Premorbidity refers to the state of functionality prior to the onset of a disease or illness. It is most often used in relation to psychological function (e.g. premorbid personality or premorbid intelligence), but can also be used in relation to other medical conditions (e.g. premorbid lung function or premorbid heart rate).
In psychology, premorbidity is most often used in relation to changes in personality, intelligence or cognitive function. Changes in personality are common in cases of traumatic brain injury involving the frontal lobes, the most famous example of this is the case of Phineas Gage who survived having a tamping iron shot through his head in a railway construction accident. Declines from premorbid levels of intelligence and other cognitive functions are observed in stroke, traumatic brain injury, and dementia as well as in mental illnesses such as depression and schizophrenia.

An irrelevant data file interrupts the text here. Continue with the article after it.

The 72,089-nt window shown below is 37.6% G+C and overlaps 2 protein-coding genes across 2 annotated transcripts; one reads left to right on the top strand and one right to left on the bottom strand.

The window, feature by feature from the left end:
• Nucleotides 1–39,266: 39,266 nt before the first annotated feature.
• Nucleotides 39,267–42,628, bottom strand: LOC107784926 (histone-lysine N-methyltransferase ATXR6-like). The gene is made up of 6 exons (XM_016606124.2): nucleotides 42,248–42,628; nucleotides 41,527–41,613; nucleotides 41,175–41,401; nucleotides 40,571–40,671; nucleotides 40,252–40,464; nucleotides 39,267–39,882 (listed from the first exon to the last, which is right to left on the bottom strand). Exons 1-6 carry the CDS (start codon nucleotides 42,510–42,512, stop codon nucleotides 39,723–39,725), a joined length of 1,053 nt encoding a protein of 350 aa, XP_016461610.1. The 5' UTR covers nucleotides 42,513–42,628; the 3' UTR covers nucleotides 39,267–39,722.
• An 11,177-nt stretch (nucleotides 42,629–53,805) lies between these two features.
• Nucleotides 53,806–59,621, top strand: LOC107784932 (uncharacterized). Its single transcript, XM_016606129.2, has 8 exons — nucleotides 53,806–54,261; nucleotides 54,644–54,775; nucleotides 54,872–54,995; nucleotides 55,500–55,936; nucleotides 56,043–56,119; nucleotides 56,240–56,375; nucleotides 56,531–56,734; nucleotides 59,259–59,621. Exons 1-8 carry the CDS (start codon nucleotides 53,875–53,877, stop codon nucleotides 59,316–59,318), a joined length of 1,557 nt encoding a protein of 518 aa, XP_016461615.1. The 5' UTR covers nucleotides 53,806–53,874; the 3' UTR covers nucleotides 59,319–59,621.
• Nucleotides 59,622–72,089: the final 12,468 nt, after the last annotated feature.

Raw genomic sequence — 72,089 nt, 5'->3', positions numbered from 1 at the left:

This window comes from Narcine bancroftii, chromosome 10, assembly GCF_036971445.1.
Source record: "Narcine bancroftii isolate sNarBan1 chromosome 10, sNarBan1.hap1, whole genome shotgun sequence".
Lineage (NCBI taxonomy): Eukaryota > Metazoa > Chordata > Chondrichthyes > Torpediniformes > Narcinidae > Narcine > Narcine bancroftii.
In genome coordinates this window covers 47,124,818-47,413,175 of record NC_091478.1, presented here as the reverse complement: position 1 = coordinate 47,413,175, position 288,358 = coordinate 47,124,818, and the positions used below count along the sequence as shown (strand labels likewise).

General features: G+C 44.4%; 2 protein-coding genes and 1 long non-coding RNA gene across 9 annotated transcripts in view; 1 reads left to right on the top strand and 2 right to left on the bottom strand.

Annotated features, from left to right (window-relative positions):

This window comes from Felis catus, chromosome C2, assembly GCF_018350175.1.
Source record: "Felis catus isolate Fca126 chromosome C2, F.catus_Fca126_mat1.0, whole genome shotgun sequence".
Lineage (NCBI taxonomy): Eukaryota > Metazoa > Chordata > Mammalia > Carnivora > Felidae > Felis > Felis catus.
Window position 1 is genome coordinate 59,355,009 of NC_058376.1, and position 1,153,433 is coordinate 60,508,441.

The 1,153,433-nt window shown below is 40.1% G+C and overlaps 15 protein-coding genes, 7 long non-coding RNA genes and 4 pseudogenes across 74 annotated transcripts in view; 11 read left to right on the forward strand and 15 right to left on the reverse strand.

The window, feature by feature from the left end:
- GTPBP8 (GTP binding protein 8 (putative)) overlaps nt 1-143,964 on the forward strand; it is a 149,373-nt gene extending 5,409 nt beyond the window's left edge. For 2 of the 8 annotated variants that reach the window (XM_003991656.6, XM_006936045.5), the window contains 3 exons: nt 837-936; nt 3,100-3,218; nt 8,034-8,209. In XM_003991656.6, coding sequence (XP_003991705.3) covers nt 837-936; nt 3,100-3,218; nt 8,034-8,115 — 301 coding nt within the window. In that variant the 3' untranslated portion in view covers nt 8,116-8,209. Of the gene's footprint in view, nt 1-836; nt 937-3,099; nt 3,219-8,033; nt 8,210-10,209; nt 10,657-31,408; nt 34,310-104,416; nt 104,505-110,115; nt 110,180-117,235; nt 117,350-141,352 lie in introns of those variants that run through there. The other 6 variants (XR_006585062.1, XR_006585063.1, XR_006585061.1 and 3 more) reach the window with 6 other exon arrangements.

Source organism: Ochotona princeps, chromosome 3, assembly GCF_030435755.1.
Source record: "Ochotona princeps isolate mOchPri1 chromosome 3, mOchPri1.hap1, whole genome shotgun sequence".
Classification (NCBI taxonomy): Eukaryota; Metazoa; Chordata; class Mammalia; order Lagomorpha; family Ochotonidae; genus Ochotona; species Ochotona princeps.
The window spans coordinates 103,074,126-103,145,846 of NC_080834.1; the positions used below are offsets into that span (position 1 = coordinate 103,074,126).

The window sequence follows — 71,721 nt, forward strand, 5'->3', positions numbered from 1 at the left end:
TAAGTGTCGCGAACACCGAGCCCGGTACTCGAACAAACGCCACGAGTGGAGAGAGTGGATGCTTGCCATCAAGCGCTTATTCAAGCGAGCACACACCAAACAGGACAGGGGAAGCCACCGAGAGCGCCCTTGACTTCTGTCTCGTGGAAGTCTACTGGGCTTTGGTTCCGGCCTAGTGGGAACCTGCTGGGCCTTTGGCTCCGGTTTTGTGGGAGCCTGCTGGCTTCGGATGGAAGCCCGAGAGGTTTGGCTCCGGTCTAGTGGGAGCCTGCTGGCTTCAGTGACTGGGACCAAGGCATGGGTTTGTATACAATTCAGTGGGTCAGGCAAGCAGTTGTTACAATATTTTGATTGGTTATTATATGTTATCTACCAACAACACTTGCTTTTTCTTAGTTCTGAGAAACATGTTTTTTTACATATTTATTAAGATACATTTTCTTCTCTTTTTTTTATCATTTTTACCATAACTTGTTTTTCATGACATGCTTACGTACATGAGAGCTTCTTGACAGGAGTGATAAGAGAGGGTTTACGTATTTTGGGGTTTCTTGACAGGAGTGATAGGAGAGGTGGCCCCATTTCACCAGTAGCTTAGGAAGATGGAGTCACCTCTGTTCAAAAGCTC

Other usage in psychology include premorbid adjustment which has important implications for the prognosis of mental illness such as schizophrenia. Efforts are also being made to identify premorbid personality profiles for certain illness, such as schizophrenia to determine at risk populations.
Clinical and diagnostic usage
In the Diagnostic and Statistical Manual of Mental Disorders, Fourth Edition, Text Revision (DSM-IV-TR), paranoid, schizoid, and schizotypal personality disorders may be diagnosed as conditions premorbid to the onset of schizophrenia.
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- American Psychiatric Association, 2000. Diagnostic and Statistical Manual of Mental Disorders, Fourth Edition, Text Revision. Washington, D.C.: American Psychiatric Press, Inc.